Media Monday: Arts + sciences = an explosion of creativity

The greatest scientists are artists as well.
—Albert Einstein

In many schools and colleges right now, educators are busily doing demolition work— breaking down old walls between the arts and sciences. Students and teachers are recognizing more and more that the creative process is not that different, no matter what your official academic discipline. Australian educator David Roy calls it a “quiet revolution” happening in classrooms across his continent.

A great example of this art-plus-science trend is happening Wednesday at Arizona State University, where scientists and artists are collaborating on a project called “Science Exposed,” in which scientists and students create diverse projects examining problems in the life sciences through sculpture, dance, and music. For example, in “Sal’s Genetic Tweekery,” dancers explore how salmonella reacts and survives in different environments. The project is led in part by choreographer and MacArthur Fellow Liz Lerman.

Interested in hearing from other educators who are merging arts and sciences education? Take a look at a few recent fun examples here:

Why Teachers Love Using Those OK Go Videos in Class. The massively popular music group is catering to its teacher and student fan base by creating special materials for the classroom in its OK Go Sandbox.

Nashville math teacher Joel Bezaire helps kids understand new concepts by reading aloud from the novel The Curious Incident of the Dog in the Night Time, explaining that “The literary hook for this lesson is strong, and kids are really into learning more about primes thanks to the context of the story. The lessons don't always line up this nicely, but so much of what Christopher [the protagonist] writes about regarding mathematics is about flexibility with numbers that it's a really nice match.”

David Roy talks about how teachers across Australia are Integrating Arts and Science in the Classroom, saying, “If we truly want to encourage students in Science, STEAM and not STEM should potentially be the way forward. Only then might we have creative scientific solutions to the challenges our societies face.”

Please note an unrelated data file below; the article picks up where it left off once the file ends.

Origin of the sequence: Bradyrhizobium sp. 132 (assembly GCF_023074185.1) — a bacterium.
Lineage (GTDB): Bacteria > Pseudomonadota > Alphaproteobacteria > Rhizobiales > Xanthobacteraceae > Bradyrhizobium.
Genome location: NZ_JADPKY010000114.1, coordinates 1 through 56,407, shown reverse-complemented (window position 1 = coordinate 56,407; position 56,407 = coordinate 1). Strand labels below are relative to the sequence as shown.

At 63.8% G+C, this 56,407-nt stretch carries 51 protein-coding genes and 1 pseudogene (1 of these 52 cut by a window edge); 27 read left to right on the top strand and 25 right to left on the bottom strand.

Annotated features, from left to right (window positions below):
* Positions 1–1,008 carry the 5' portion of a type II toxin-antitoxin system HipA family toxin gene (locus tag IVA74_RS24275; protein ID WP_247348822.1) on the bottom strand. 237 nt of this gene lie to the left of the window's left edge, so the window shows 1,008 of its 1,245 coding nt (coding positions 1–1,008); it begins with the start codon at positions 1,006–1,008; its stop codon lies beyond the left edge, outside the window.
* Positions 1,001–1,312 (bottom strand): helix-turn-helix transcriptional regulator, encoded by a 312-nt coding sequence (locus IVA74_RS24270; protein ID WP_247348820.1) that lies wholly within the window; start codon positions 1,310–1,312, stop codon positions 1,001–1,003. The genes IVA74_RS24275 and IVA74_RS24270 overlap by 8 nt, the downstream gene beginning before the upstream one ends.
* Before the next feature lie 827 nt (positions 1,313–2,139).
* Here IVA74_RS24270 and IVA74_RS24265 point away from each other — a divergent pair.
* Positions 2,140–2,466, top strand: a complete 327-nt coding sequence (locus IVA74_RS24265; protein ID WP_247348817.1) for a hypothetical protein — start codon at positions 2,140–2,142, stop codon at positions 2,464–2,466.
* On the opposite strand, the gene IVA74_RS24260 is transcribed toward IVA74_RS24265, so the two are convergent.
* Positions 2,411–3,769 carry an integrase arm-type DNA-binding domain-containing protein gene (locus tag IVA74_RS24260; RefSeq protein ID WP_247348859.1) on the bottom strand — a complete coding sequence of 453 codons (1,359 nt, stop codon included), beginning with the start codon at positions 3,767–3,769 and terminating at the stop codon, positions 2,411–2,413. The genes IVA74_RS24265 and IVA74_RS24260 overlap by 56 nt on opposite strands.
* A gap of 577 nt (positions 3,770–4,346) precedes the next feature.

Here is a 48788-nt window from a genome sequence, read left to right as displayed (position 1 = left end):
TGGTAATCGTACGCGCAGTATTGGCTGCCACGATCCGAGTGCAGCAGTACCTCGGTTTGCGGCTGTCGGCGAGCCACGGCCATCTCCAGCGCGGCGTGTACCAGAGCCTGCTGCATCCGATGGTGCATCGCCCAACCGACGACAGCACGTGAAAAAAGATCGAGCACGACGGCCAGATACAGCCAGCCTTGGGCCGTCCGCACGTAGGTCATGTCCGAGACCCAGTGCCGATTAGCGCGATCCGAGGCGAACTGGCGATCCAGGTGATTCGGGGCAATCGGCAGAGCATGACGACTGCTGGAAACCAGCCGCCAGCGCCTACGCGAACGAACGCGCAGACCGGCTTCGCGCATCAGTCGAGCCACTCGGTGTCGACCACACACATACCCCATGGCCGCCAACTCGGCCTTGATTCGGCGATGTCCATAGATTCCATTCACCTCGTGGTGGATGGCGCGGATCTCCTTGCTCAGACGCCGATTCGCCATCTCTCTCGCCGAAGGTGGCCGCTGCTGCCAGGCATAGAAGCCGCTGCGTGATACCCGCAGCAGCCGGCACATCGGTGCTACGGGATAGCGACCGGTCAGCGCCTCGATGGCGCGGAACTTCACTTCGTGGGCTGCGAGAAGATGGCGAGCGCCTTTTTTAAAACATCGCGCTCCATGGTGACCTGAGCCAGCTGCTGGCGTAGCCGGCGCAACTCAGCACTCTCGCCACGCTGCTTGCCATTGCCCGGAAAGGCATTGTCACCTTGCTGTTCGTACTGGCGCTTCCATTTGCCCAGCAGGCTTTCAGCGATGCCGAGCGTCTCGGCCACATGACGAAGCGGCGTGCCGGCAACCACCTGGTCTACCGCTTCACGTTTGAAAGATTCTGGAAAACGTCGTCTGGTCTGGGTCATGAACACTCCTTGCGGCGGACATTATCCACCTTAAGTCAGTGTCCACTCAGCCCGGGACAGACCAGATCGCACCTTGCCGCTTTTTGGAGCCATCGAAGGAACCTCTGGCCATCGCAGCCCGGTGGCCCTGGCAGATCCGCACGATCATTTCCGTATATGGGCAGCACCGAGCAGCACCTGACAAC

In a Popular Science article last fall, we get a look at Kari Byron, whose work explores How Art Could Help Kids Study Science. Byron says that “Science is a creative field, it’s just more organized. . . . When you take your creativity and you throw your energy into it, it almost works like a drop in a pond, it radiates outward, and creativity begets other creativity.”

Shelley Sperry
Sperry Editorial


Media Monday: Zoom in on culture with Google

Today’s Media Monday is for parents and kids looking for a way to expand and enrich their learning about art, history, archaeology, the natural world, and that big mishmash that makes up our shared human culture. Google Arts and Culture is both an online site and an app for phones and tablets (both iOS and Android) that brings a VAST collection of art, historical and natural objects, museums, parks, and more to viewers through high-resolution images, sound, and 360-degree virtual reality video.

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The idea is to allow learners to get as close as possible to the process of creating batik cloth in Ghana or Leonardo da Vinci’s engineering creations. We can see art, architecture, and historical objects that we might never have the chance to look at and learn about in person, and through these superb images and sounds—all accompanied by expert narration by historians, scientists, and museum curators—we can see much more than we would be able to see even if we were at the museums ourselves.

Kids interested in art can almost touch Mary Cassatt’s brush strokes and colors, and kids interested in dinosaurs can watch The Giraffatitan come to life, as its skeleton is covered with flesh and skin and it begins to walk around Berlin’s Museum of Natural History.

The thing that struck me most when I was exploring the website and app myself is the advantage of the zoom feature. If I were at the London Natural History Museum’s exhibit on butterflies in real life, I couldn’t get close enough to really see the changing colors of the wings the way I can by zooming in on my screen. And as someone who lives in Washington, DC, with easy access to the Smithsonian’s amazing collections, I have to admit that the advantages of using this tool are nothing to sneeze at: no crowds, no waiting, you can stay as long as you like at each exhibit—and they’re all open 24/7.

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Each week new experiments and collections are featured. The Voces Oral History Project, based at the University of Texas, is featured this week. The project documents and creates a better awareness of the contributions of U.S. Latinos and Latinas of the WWII, Korean War, and Vietnam War generations.

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Clearly, this will send you down some fun rabbit holes, so allow plenty of time the first time you and your kids dig in. Yes, I did look at the life story of a pickle—I’m not ashamed of it! I especially enjoyed the collections of London’s Museum of Natural History and exploring the art of China’s Forbidden City. For fun, I also watched YouTube creator Ingrid Nilsen talking about the history of ripped jeans and other purposely tattered clothing that goes back to 15th-century Switzerland. And as a huge fan of volcanoes, caverns, and all things geological, one of my absolute favorite collections is a group of videos of park rangers offering guided tours of U.S. National Parks, including Hawaii Volcanoes National Park.

For a little more context about Google Arts and Culture, check out the Library Journal’s review.

Shelley Sperry